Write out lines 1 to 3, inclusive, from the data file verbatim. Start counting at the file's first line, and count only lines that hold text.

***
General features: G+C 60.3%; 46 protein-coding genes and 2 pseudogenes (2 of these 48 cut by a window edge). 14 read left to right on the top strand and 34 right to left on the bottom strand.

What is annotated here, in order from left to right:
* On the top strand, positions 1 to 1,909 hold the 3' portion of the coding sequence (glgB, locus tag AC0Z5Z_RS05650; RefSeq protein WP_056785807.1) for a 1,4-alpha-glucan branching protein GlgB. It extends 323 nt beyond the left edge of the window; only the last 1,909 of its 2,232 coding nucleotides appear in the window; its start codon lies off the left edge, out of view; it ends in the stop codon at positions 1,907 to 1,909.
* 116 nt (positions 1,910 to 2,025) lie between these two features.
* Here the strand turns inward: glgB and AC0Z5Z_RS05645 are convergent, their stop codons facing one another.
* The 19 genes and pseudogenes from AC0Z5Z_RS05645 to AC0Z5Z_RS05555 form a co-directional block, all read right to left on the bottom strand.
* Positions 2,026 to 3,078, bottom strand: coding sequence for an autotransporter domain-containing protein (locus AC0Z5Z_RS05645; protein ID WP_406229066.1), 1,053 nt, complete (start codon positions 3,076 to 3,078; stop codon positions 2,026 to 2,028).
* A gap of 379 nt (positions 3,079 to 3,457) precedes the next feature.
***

General features: G+C 60.3%; 46 protein-coding genes and 2 pseudogenes (2 of these 48 cut by a window edge). 14 read left to right on the top strand and 34 right to left on the bottom strand.

What is annotated here, in order from left to right:
* On the top strand, positions 1 to 1,909 hold the 3' portion of the coding sequence (glgB, locus tag AC0Z5Z_RS05650; RefSeq protein WP_056785807.1) for a 1,4-alpha-glucan branching protein GlgB. It extends 323 nt beyond the left edge of the window; only the last 1,909 of its 2,232 coding nucleotides appear in the window; its start codon lies off the left edge, out of view; it ends in the stop codon at positions 1,907 to 1,909.